For the moment Ch Nisar Ali Khan, the federal interior minister seems to be coping. A level-headed person, Ch Nisar is engaged in initiating reforms in law-enforcement entities in an organised manner. He is a sea change from his predecessor. Rehman Malik, more than anyone else, created havoc with the peace of the city with his ‘voodoo’ brand of politics, reducing this once bustling metropolis into a virtual state of anarchy.

    The big challenge is that the MQM contests the transparency of the ongoing process. The key to success is that the perception of even-handedness must be firmly established in the minds of the people. To protect against excesses the government is creating a ‘Public Safety Commission’ (PSC) for oversight on the operations. Armed with powers of an ombudsman duly mandated by law, the PSC should be empowered to take all actions necessary to stop infringement of fundamental rights of the common citizen.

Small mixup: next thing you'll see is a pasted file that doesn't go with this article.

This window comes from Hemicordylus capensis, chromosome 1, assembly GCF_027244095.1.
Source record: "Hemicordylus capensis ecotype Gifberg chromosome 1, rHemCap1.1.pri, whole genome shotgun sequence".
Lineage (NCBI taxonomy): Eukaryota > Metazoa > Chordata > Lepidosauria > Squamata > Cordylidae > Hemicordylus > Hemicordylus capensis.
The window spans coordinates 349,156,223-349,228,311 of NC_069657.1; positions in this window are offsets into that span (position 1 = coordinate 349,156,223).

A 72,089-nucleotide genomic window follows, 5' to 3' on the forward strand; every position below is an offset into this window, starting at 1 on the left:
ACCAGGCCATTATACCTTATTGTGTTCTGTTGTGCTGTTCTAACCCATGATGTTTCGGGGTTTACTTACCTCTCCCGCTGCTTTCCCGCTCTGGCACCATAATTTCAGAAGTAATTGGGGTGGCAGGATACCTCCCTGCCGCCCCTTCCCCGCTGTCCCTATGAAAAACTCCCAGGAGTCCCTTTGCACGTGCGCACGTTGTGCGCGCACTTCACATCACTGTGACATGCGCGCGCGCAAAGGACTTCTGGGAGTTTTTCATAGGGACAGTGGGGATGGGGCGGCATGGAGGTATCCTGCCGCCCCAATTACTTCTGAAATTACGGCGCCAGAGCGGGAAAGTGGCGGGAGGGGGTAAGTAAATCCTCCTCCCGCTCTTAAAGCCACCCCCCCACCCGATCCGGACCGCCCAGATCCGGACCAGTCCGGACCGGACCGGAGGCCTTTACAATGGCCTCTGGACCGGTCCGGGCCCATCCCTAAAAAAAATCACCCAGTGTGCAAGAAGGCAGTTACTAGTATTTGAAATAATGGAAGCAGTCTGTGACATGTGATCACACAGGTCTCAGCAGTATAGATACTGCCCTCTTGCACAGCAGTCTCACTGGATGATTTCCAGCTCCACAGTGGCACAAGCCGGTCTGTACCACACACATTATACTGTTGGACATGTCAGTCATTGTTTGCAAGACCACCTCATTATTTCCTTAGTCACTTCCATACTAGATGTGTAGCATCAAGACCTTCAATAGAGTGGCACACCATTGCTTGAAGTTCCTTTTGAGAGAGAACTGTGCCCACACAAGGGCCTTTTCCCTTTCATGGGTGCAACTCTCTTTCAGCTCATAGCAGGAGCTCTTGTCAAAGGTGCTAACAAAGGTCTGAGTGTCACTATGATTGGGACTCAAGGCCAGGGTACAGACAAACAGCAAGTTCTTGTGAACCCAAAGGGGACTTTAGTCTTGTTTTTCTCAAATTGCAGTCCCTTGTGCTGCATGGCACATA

The PML-N’s Zahid Hamid, assisted by some legal eagles who have Karachi experience, is putting the final touch to laws amending Article 245 of the constitution for a specified period to empower civil armed forces and give them the same legal cover as the army, the amendment renewable if required.

    Karachi’s deweaponisation will not only halt lawlessness but also put an end to the proliferating terrorism that is hurting Karachi economically, socially, culturally, and above all psychologically. In which other city in the world do citizens run around freely toting weapons? Even dozens of such trumpeted operations will not rid us of the menace of criminality and terrorism if deweaponisation is not ensured.

    Armed guards without uniforms are a common sight; hundreds are seen at functions outside hotels, wedding halls, etc. The number of weapons in Karachi, legal and illegal, must run into the millions. How does one differentiate whether a man carrying a gun is a law enforcer or a criminal? There have to be very drastic orders for this, the same as for looters.